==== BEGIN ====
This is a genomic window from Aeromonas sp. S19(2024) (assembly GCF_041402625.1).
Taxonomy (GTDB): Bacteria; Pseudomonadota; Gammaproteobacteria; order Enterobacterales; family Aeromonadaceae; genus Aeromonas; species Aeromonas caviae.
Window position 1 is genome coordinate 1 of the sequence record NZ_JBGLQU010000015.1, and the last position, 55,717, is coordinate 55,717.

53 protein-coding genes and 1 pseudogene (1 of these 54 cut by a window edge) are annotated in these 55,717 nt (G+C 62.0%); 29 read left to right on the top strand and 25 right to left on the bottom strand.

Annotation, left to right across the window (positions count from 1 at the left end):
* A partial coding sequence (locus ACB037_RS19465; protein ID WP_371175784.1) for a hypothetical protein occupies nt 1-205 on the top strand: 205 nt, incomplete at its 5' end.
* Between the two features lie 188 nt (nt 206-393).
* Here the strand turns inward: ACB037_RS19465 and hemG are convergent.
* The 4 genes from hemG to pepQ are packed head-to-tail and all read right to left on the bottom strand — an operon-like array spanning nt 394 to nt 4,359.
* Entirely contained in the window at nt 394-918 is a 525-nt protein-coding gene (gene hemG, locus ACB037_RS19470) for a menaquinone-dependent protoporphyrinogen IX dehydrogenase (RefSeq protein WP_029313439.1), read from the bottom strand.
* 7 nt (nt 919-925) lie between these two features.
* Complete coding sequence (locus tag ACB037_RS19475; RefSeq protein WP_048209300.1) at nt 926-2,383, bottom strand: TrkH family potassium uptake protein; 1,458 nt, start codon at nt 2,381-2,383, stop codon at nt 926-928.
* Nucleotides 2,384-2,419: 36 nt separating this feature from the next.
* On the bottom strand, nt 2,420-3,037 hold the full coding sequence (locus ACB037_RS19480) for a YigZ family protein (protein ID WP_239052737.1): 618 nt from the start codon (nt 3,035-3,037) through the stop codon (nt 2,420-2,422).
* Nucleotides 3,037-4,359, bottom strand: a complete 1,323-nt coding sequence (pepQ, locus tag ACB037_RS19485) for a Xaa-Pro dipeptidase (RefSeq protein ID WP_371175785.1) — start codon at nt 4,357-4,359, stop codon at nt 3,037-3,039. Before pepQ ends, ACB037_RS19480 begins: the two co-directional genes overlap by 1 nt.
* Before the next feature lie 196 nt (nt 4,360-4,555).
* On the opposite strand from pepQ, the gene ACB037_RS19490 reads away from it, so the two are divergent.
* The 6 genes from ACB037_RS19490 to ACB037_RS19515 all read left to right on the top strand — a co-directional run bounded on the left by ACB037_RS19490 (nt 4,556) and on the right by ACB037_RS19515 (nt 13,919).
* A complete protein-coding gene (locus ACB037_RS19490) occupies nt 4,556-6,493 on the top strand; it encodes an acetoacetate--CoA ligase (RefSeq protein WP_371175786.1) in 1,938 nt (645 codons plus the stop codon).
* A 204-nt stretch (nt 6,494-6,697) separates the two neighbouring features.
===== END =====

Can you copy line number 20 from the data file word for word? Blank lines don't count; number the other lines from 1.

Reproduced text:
* A 204-nt stretch (nt 6,494-6,697) separates the two neighbouring features.